- Fold the normal and the reflectance into one vector g, and the scaling constant and source vector into another Vj

- Out of shadow:
- g(x,y): describes the surface
- Vj: property of the illumination and of the camera
- In shadow:

From many views

- From n sources, for each of which Vi is known
- For each image point, stack the measurements
- Solve least squares problem to obtain g

One linear system per point

Recovering normal and reflectance

- Given sufficient sources, we can solve the previous equation (e.g., least squares solution) for g(x, y)
- Recall that g(x, y) =r (x,y) N(x, y) , and N(x, y) is the unit normal
- This means that alberdo r(x,y) =||g(x, y)||
- This yields a check
- If the magnitude of g(x, y) is greater than 1, there’s a problem

- And N(x, y) = g(x, y) / r(x,y)

Five synthetic images

Generated from a sphere in a orthographic view from the same viewing position

Recovered reflectance

||g(x,y)||=ρ(x,y): the alberdo value should be in the range of 0 and 1

Recovered normal field

For viewing purpose, vector field is shown for every 16th pixel in each direction

Shape from normals

- Recall the surface is written as
- Parametric surface
- This means the normal has the form:

- If we write the known vector g as
- Then we obtain values for the partial derivatives of the surface:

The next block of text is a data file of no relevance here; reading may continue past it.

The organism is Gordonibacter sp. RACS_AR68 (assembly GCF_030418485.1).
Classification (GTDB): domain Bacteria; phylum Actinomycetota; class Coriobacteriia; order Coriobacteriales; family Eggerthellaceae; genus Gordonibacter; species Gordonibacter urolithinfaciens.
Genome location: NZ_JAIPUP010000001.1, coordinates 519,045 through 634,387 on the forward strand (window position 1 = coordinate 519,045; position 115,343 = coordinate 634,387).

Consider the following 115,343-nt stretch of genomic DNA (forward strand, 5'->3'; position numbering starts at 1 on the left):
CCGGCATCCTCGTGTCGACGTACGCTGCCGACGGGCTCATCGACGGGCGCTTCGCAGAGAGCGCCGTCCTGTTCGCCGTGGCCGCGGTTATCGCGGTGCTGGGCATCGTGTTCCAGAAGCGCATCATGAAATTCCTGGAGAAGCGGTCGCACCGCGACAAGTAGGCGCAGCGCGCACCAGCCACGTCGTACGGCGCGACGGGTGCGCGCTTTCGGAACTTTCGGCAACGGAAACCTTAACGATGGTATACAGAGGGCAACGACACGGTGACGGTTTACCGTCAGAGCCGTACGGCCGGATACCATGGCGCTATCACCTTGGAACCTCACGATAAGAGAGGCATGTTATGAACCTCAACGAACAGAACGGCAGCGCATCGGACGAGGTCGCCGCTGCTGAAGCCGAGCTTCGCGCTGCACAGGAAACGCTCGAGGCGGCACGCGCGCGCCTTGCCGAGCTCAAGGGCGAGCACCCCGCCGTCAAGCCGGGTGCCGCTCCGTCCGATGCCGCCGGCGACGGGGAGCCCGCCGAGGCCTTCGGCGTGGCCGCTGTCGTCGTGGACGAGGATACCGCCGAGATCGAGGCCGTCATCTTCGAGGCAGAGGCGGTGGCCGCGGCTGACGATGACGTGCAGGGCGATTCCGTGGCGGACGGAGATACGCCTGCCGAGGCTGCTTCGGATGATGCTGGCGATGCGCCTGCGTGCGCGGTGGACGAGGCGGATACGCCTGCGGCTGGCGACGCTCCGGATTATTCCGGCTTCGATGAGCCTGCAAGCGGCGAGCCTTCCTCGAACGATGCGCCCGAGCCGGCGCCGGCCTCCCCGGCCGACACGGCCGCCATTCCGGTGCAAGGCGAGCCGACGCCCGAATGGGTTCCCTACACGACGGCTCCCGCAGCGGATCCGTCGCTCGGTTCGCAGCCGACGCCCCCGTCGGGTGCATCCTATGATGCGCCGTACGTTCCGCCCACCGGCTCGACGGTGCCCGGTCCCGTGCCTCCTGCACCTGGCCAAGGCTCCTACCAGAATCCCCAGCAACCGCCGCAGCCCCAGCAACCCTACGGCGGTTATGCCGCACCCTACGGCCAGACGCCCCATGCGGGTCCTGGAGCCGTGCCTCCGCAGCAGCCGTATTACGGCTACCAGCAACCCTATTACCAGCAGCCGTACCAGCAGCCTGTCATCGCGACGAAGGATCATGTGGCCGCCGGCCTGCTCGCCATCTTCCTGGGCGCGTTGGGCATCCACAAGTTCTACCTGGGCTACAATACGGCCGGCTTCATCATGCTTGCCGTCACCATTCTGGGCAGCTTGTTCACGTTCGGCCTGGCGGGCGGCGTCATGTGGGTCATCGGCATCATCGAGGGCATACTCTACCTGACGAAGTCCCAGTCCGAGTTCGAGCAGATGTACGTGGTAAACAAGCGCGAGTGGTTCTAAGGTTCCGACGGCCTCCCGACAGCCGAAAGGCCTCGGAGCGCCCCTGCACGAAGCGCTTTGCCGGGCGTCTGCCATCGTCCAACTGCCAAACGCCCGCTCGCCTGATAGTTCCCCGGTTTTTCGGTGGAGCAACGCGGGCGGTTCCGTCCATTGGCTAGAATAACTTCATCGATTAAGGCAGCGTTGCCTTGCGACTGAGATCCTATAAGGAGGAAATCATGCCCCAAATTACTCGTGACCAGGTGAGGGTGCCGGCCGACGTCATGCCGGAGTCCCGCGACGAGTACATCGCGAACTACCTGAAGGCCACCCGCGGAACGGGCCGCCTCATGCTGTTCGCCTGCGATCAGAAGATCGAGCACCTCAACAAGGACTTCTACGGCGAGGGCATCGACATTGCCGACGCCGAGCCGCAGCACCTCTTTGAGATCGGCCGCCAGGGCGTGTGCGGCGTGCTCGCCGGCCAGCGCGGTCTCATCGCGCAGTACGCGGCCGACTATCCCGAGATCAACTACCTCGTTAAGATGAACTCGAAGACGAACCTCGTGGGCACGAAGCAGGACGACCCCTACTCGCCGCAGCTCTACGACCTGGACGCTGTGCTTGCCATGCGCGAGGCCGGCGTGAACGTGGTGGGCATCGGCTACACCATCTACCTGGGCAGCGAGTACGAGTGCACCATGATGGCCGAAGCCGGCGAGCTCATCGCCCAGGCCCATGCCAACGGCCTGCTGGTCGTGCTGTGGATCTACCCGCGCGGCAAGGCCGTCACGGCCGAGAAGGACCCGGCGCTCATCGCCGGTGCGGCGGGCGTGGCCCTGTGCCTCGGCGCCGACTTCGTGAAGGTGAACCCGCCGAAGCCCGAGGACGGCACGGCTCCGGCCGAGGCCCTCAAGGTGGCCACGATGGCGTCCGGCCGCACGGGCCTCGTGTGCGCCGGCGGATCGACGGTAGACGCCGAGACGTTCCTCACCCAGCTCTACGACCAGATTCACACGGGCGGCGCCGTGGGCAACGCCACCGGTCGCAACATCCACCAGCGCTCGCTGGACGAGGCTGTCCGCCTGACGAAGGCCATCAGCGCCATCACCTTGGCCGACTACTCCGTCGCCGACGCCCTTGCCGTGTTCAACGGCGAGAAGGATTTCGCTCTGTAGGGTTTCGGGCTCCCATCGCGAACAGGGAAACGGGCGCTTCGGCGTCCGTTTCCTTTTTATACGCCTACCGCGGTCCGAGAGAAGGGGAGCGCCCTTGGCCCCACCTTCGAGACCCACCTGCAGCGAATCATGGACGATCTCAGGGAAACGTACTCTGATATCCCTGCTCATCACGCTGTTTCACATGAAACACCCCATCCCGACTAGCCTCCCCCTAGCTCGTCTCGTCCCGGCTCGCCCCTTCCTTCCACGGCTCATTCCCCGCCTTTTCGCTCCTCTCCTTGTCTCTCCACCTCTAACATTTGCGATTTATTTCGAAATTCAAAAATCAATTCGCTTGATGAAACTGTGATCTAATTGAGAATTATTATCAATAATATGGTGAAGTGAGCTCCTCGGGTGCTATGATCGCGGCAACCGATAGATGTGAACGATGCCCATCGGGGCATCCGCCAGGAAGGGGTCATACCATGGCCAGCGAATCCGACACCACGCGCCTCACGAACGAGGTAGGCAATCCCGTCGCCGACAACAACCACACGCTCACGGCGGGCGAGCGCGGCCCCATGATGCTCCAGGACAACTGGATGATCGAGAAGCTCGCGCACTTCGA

Shape from normals

- Recall that mixed second partials are equal --- this gives us a check. We must have:
(or they should be similar, at least)

- Known as integrability test
- We can now recover the surface height at any point by integration along some path, e.g.

x

x

1

2

n

The illumination coneWhat is the set of n-pixel images of an object under all possible lighting conditions (at fixed pose)? (Belhuemuer and Kriegman IJCV 99)

Single light source image

N-dimensional

Image Space

x

x

1

2

n

N-dimensional

Image Space

The illumination coneWhat is the set of n-pixel images of an object under all possible lighting conditions (but fixed pose)?

Proposition:Due to the superposition of images, the set of images is a convex polyhedral cone in the image space.